Smaller crowds, fewer arrests. Picnic Day Saturday in Davis was just the sort of low-key day that allowed UC Davis officials to breathe a sigh of relief and guaranteed the annual spring event will reach its century mark next year.
"We had (fewer) arrests than last year," Davis Police Lt. Paul Doroshov said. "Anecdotally speaking, most of our sergeants reported that it was more peaceful."
There were still reports of public drunkenness and disturbances that had marred Picnic Day in recent years. That included one fight about 8:30 p.m. Saturday in which a man suffered a knife wound, Doroshov said. The man's wounds were not believed to be life-threatening.
Davis police records showed at least 42 arrests Saturday, including 23 for public drunkenness. Most of the violators were booked and released, records showed.
Meanwhile, UC Davis police wrote 19 citations on campus Saturday for open-container offenses and minors in possession of alcohol. Five people were arrested on suspicion of being drunk in public, said university spokeswoman Claudia Morain.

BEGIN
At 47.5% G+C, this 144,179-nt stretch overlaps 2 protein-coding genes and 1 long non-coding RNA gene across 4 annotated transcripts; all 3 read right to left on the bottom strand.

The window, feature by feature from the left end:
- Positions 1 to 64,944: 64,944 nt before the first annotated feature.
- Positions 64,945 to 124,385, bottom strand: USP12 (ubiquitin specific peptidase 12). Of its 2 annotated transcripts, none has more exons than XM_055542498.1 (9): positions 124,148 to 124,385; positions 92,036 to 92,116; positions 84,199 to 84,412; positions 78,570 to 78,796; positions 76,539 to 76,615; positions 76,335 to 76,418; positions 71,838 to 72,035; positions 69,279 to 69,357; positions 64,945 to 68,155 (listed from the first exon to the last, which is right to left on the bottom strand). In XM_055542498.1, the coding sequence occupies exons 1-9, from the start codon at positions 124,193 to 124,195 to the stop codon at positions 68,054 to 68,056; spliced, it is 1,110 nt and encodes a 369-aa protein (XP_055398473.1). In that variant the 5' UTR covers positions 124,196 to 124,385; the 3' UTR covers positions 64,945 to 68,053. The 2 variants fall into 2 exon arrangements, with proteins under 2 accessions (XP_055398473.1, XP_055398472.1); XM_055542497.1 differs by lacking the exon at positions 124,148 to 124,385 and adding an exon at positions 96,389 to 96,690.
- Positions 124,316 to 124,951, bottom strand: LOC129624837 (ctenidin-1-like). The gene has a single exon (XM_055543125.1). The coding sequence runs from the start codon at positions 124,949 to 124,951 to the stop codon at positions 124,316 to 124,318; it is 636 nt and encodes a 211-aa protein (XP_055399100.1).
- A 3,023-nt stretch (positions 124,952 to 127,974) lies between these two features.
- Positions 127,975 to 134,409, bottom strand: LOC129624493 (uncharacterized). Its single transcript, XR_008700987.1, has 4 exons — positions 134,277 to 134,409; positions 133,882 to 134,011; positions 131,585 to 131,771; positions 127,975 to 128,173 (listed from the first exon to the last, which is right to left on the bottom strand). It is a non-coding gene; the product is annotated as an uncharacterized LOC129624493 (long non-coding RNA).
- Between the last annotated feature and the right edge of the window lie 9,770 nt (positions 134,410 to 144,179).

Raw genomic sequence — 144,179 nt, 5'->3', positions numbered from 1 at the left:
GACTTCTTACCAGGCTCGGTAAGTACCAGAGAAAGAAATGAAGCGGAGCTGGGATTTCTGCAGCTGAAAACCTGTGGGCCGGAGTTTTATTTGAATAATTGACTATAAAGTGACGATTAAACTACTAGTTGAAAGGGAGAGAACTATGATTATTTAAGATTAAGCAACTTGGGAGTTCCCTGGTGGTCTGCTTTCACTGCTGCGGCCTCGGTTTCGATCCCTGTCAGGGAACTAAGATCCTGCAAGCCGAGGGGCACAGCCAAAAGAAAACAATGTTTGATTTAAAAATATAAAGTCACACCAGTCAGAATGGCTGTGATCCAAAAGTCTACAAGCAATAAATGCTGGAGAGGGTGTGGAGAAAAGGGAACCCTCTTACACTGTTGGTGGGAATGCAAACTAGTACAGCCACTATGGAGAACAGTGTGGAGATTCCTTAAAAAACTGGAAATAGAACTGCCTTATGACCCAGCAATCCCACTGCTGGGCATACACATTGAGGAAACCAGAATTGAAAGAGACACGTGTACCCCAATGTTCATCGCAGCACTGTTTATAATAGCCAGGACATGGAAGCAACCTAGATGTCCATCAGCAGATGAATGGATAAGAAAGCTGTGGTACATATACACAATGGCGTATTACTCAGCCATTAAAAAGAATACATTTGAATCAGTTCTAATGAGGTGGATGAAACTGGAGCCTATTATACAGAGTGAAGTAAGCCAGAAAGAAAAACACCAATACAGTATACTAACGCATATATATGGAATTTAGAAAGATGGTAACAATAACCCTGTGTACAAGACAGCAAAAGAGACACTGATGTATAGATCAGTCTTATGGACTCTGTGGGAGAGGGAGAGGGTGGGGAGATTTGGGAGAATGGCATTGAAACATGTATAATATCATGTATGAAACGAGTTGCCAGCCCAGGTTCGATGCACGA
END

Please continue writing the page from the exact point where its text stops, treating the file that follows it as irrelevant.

But attendance a substantially smaller 50,000 compared with the more than 80,000 people who showed up for 2012's Picnic Day and a relatively incident-free Saturday encouraged university officials who endured the event's larger recent crowds and the trouble that followed.
"It's a good sign. It felt like it used to," Morain said.
Police at last year's event arrested more than 50 people and cited another 150. The year before that, a UC Davis graduate died at an off-campus party.
But UC Davis scaled down its promotion of this year's event to dampen turnout, narrowly publicizing the 99th Picnic Day to the campus community and alumni. It was part of a coordinated effort to keep the spring open house more orderly.
A strong police presence also played a role, with law enforcement from across Yolo County, as well as the California Highway Patrol, joining UC Davis and Davis city police on the streets Saturday.
Student leaders and Picnic Day organizers emphasized a family-friendly tone on the campus' Aggie TV ahead of the event, while downtown businesses and campus fraternities and sororities pledged to curb alcohol use and sales.
The city extended its Safety Enhancement Zone for Picnic Day weekend, a large chunk of the central city where fines for offenses such as public intoxication and urinating in public were more than double the $239 minimum levied in the rest of the city.
"There were more police on bikes. There was more outreach," Morain said. "All of that helped."
Call The Bee's Darrell Smith, (916) 321-1040.